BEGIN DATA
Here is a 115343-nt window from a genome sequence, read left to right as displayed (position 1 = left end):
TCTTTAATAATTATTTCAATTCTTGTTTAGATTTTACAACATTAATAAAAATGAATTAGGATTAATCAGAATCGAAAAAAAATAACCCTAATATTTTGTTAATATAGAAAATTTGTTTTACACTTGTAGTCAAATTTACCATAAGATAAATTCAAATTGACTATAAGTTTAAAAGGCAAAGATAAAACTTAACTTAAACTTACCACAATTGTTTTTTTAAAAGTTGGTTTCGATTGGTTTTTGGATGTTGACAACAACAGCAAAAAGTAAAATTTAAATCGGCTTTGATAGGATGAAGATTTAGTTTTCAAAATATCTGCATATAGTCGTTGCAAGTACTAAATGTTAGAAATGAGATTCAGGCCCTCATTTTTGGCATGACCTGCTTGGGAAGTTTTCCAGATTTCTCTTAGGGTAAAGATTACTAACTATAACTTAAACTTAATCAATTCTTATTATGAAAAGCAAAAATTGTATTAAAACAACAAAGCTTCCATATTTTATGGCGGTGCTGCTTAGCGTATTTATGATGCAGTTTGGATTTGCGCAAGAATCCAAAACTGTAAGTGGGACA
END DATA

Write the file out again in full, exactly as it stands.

Here is a 115343-nt window from a genome sequence, read left to right as displayed (position 1 = left end):
TCTTTAATAATTATTTCAATTCTTGTTTAGATTTTACAACATTAATAAAAATGAATTAGGATTAATCAGAATCGAAAAAAAATAACCCTAATATTTTGTTAATATAGAAAATTTGTTTTACACTTGTAGTCAAATTTACCATAAGATAAATTCAAATTGACTATAAGTTTAAAAGGCAAAGATAAAACTTAACTTAAACTTACCACAATTGTTTTTTTAAAAGTTGGTTTCGATTGGTTTTTGGATGTTGACAACAACAGCAAAAAGTAAAATTTAAATCGGCTTTGATAGGATGAAGATTTAGTTTTCAAAATATCTGCATATAGTCGTTGCAAGTACTAAATGTTAGAAATGAGATTCAGGCCCTCATTTTTGGCATGACCTGCTTGGGAAGTTTTCCAGATTTCTCTTAGGGTAAAGATTACTAACTATAACTTAAACTTAATCAATTCTTATTATGAAAAGCAAAAATTGTATTAAAACAACAAAGCTTCCATATTTTATGGCGGTGCTGCTTAGCGTATTTATGATGCAGTTTGGATTTGCGCAAGAATCCAAAACTGTAAGTGGGACA